Traffic-camera laws seem like such minor, insignificant intrusions on liberty that few grasp their constitutional significance. But they reflect a profoundly mistaken view of American constitutionalism. One might say that the traffic camera is a sign of our times. Its widespread use and acceptance reveals how far we have drifted from our fundamental commitment to self-government. When our governing officials dismiss due process as mere semantics, when they exercise powers they don’t have and ignore duties they actually bear, and when we let them get away with it, we have ceased to be our own rulers.

By:  Adam MacLeod is an associate professor at Faulkner University’s Thomas Goode Jones School of Law and author of Property and Practical Reason (Cambridge University Press).

You can find this article here.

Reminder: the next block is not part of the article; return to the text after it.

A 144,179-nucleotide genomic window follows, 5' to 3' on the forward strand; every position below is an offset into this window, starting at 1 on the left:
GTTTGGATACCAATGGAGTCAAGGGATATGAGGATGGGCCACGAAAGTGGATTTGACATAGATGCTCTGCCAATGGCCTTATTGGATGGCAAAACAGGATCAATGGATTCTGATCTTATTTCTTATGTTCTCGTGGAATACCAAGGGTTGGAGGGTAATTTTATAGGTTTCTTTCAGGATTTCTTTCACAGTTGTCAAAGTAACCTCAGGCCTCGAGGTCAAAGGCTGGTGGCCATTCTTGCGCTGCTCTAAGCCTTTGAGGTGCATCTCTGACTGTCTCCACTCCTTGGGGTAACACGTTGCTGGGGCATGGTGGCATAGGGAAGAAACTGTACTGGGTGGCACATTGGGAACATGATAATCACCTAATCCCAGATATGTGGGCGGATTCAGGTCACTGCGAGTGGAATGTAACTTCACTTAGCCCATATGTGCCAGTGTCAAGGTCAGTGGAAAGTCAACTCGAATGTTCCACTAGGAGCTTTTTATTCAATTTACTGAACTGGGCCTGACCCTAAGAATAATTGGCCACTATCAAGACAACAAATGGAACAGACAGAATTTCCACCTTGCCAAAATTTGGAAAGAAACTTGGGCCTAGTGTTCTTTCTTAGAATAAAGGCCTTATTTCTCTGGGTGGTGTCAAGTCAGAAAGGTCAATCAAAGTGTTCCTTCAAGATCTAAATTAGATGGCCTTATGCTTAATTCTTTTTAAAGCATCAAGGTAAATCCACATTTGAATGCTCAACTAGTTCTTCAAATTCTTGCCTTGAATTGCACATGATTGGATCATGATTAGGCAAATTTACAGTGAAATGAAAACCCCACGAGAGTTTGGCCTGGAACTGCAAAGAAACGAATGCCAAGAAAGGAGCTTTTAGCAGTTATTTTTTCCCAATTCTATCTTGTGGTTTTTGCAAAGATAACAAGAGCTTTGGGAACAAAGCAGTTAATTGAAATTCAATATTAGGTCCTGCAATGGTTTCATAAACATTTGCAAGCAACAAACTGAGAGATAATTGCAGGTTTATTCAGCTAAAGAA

Chicago Puts the Breaks on Red Light Cameras

As my readers know, I have written extensively on traffic cameras, and the links to those pieces are listed below.  Traffic cameras come in at least two forms: red light cameras and speeding cameras.

So far, speeding cameras seem to be a relatively positive development in traffic control, and I, of course, will be keeping an eye on that issue.  Red light cameras, by contrast, are a much bigger issue.  I have been very vocal in my opposition to red light cameras on practical, legal, and, indeed, constitutional grounds.  I have summarized those grounds in the links below, especially the articles.